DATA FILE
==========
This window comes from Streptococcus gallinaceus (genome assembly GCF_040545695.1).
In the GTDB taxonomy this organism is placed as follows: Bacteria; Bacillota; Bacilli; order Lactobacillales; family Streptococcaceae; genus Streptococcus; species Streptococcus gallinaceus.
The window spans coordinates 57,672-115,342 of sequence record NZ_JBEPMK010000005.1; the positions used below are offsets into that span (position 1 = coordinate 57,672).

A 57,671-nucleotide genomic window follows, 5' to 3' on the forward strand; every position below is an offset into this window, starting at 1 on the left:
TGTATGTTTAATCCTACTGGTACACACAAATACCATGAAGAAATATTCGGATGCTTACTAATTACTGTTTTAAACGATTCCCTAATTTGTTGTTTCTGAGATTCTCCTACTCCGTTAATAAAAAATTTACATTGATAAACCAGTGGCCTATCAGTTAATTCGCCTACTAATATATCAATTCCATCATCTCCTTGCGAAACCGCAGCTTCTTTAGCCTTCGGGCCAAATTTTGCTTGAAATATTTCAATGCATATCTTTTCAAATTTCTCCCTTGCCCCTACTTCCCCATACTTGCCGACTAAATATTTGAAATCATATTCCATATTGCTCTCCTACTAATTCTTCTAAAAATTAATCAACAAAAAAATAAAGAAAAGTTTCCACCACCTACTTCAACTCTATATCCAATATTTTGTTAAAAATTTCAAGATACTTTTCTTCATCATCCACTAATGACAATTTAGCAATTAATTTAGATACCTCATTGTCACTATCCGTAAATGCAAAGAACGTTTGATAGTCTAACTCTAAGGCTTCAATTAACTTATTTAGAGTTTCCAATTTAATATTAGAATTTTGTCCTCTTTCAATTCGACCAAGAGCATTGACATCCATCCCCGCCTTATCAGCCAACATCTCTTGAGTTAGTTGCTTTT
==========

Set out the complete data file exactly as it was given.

This window comes from Streptococcus gallinaceus (genome assembly GCF_040545695.1).
In the GTDB taxonomy this organism is placed as follows: Bacteria; Bacillota; Bacilli; order Lactobacillales; family Streptococcaceae; genus Streptococcus; species Streptococcus gallinaceus.
The window spans coordinates 57,672-115,342 of sequence record NZ_JBEPMK010000005.1; the positions used below are offsets into that span (position 1 = coordinate 57,672).

A 57,671-nucleotide genomic window follows, 5' to 3' on the forward strand; every position below is an offset into this window, starting at 1 on the left:
TGTATGTTTAATCCTACTGGTACACACAAATACCATGAAGAAATATTCGGATGCTTACTAATTACTGTTTTAAACGATTCCCTAATTTGTTGTTTCTGAGATTCTCCTACTCCGTTAATAAAAAATTTACATTGATAAACCAGTGGCCTATCAGTTAATTCGCCTACTAATATATCAATTCCATCATCTCCTTGCGAAACCGCAGCTTCTTTAGCCTTCGGGCCAAATTTTGCTTGAAATATTTCAATGCATATCTTTTCAAATTTCTCCCTTGCCCCTACTTCCCCATACTTGCCGACTAAATATTTGAAATCATATTCCATATTGCTCTCCTACTAATTCTTCTAAAAATTAATCAACAAAAAAATAAAGAAAAGTTTCCACCACCTACTTCAACTCTATATCCAATATTTTGTTAAAAATTTCAAGATACTTTTCTTCATCATCCACTAATGACAATTTAGCAATTAATTTAGATACCTCATTGTCACTATCCGTAAATGCAAAGAACGTTTGATAGTCTAACTCTAAGGCTTCAATTAACTTATTTAGAGTTTCCAATTTAATATTAGAATTTTGTCCTCTTTCAATTCGACCAAGAGCATTGACATCCATCCCCGCCTTATCAGCCAACATCTCTTGAGTTAGTTGCTTTT